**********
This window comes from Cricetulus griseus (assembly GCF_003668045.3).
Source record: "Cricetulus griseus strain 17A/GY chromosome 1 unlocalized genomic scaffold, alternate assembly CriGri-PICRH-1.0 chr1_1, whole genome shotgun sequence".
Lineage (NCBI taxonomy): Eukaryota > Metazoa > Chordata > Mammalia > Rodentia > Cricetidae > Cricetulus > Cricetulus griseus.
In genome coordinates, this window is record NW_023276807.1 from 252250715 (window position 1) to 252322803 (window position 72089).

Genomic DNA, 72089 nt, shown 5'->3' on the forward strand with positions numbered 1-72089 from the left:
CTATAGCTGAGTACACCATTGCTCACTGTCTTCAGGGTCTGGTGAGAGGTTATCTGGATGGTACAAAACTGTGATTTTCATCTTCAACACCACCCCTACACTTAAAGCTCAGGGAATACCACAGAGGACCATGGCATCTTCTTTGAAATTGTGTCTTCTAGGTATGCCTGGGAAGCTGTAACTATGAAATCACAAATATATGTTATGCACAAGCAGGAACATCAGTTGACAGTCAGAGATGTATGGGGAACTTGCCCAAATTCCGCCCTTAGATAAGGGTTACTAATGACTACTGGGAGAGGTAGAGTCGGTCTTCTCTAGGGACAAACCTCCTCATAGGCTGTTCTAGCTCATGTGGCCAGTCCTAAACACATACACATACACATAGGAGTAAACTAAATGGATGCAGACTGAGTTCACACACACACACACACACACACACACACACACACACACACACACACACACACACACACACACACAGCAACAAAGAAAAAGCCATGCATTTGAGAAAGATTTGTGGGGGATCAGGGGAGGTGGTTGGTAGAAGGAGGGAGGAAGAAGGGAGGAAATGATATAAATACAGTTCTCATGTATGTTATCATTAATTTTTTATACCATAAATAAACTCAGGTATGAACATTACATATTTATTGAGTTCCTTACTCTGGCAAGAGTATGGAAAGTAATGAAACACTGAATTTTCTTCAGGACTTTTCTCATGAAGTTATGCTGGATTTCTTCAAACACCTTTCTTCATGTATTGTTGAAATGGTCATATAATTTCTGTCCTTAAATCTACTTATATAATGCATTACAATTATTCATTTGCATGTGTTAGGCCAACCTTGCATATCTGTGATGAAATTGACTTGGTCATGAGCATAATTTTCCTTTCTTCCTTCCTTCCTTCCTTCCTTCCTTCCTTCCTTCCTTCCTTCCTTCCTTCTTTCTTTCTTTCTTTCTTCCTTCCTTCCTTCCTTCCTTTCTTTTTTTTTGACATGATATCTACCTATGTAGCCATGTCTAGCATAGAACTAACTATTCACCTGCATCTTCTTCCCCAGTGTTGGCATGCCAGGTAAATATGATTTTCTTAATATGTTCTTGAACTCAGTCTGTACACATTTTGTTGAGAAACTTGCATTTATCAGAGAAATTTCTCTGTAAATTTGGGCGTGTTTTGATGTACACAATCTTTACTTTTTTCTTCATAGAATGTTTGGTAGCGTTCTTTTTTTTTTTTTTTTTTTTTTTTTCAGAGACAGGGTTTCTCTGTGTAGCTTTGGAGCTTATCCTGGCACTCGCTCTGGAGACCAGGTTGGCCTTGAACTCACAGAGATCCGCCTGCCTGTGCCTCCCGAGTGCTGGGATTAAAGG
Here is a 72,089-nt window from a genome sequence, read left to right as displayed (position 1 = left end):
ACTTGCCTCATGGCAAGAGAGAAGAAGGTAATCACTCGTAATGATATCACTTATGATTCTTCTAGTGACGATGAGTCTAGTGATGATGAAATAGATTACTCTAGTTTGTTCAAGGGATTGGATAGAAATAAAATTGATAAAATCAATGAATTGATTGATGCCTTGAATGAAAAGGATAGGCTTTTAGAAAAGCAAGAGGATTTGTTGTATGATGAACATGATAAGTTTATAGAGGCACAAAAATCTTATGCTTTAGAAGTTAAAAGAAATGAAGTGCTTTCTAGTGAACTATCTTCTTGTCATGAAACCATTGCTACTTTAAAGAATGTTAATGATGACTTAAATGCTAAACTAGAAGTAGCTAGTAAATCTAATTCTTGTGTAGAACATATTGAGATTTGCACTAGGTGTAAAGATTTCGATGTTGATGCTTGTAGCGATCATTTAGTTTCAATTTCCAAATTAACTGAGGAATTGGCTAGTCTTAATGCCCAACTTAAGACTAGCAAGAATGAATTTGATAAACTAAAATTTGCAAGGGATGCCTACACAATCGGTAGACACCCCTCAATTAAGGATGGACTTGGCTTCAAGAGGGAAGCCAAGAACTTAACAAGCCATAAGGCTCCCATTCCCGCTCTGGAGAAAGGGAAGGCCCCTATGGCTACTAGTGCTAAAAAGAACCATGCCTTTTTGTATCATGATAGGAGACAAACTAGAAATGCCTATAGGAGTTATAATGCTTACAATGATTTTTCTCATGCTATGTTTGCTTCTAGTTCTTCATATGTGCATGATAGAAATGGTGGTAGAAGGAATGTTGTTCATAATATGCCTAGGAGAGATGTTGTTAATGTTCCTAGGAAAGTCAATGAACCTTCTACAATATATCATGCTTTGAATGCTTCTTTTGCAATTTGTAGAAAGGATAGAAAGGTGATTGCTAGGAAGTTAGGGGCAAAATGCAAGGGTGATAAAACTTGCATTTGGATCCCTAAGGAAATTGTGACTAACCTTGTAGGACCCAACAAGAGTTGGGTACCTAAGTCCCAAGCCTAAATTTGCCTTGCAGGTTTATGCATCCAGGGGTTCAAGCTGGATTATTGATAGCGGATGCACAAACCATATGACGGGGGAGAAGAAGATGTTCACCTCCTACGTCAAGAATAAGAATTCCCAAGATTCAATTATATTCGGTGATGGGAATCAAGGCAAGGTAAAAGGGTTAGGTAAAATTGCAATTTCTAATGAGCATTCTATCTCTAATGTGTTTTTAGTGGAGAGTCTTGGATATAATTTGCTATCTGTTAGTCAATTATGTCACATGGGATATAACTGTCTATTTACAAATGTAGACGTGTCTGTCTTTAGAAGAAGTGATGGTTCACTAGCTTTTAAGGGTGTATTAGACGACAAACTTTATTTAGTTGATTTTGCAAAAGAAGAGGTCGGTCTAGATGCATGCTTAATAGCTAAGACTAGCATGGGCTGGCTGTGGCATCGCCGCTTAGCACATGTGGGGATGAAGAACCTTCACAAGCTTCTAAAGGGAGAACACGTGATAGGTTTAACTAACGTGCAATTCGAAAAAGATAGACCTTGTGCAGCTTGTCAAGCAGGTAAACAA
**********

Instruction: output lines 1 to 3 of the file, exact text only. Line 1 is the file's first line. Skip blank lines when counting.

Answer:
This window comes from Cricetulus griseus (assembly GCF_003668045.3).
Source record: "Cricetulus griseus strain 17A/GY chromosome 1 unlocalized genomic scaffold, alternate assembly CriGri-PICRH-1.0 chr1_1, whole genome shotgun sequence".
Lineage (NCBI taxonomy): Eukaryota > Metazoa > Chordata > Mammalia > Rodentia > Cricetidae > Cricetulus > Cricetulus griseus.